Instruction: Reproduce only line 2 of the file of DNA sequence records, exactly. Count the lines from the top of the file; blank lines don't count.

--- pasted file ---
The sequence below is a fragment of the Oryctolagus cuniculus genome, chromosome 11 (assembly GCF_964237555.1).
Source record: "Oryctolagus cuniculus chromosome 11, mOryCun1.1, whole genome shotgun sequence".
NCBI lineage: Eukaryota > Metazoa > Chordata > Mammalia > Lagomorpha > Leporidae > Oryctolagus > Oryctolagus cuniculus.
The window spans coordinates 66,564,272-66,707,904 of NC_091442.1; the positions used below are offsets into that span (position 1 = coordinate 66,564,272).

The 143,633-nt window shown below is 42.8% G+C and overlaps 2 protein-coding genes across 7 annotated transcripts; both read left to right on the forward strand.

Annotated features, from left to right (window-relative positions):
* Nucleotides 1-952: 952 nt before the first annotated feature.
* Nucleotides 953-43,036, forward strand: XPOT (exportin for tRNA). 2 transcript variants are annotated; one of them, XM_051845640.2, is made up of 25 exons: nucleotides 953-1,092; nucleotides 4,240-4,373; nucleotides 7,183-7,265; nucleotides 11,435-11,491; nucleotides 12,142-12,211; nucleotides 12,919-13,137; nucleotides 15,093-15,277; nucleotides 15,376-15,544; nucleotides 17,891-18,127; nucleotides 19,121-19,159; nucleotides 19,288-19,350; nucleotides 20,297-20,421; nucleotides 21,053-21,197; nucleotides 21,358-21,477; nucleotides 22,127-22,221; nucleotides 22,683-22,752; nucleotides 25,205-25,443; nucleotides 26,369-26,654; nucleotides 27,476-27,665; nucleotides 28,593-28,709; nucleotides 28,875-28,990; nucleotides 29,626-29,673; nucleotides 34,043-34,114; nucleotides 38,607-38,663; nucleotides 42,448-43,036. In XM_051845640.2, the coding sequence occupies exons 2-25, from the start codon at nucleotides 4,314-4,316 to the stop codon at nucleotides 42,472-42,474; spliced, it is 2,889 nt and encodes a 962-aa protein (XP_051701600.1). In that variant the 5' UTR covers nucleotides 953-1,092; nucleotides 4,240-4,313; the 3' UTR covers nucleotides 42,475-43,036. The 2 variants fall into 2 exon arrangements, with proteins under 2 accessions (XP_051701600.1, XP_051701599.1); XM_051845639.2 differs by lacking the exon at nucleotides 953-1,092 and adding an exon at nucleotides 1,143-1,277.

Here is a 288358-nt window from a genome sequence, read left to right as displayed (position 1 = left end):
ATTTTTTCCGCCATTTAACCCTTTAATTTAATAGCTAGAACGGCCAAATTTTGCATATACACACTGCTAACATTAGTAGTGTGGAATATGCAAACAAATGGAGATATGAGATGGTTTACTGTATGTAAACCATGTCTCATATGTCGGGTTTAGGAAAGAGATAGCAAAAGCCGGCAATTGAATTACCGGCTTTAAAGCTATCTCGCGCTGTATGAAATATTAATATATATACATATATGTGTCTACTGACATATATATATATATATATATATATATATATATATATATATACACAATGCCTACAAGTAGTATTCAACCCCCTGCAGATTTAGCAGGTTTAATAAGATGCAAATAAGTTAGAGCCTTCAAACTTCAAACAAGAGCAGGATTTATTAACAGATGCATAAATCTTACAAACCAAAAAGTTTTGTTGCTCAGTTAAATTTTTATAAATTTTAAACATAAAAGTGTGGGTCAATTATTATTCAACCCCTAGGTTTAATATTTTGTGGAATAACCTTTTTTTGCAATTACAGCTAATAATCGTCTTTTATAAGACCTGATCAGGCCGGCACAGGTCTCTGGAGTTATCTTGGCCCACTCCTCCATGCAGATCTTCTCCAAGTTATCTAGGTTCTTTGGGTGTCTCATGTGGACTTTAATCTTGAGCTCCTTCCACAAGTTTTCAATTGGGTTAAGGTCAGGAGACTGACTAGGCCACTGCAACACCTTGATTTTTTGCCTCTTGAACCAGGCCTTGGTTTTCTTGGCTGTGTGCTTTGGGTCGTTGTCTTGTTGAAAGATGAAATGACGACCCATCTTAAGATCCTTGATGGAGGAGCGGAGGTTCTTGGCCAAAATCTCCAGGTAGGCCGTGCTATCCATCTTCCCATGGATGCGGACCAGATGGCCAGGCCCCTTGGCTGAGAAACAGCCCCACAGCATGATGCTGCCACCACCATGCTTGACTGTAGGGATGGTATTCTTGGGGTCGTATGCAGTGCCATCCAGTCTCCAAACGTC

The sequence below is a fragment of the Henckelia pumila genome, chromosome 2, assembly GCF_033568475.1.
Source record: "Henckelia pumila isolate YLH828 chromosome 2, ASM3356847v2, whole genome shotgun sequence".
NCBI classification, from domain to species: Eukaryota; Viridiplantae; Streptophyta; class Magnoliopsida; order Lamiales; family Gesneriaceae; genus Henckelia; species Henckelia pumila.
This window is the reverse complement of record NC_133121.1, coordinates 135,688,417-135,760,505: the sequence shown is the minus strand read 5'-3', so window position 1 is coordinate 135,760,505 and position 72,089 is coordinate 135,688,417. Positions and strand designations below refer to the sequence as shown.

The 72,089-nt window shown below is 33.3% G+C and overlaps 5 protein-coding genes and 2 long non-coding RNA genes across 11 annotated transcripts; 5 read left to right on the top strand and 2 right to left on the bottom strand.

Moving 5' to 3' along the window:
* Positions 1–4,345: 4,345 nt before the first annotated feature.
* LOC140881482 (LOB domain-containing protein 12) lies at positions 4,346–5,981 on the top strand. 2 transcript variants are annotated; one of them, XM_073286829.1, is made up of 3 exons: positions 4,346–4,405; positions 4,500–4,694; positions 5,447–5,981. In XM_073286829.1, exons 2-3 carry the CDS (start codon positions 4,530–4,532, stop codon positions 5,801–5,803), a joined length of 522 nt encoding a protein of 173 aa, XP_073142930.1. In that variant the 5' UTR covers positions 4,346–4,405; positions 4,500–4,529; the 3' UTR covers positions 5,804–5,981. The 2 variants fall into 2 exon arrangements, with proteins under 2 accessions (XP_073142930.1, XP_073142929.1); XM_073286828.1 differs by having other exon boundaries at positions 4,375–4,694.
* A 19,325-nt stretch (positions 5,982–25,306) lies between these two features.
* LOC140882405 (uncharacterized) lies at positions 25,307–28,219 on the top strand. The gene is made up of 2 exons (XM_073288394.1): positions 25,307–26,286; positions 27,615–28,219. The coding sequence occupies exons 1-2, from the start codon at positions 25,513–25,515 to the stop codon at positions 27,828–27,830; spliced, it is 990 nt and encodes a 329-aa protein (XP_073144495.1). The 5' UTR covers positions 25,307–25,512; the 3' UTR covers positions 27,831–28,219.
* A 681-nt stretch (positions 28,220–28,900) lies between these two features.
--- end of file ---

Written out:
Source record: "Oryctolagus cuniculus chromosome 11, mOryCun1.1, whole genome shotgun sequence".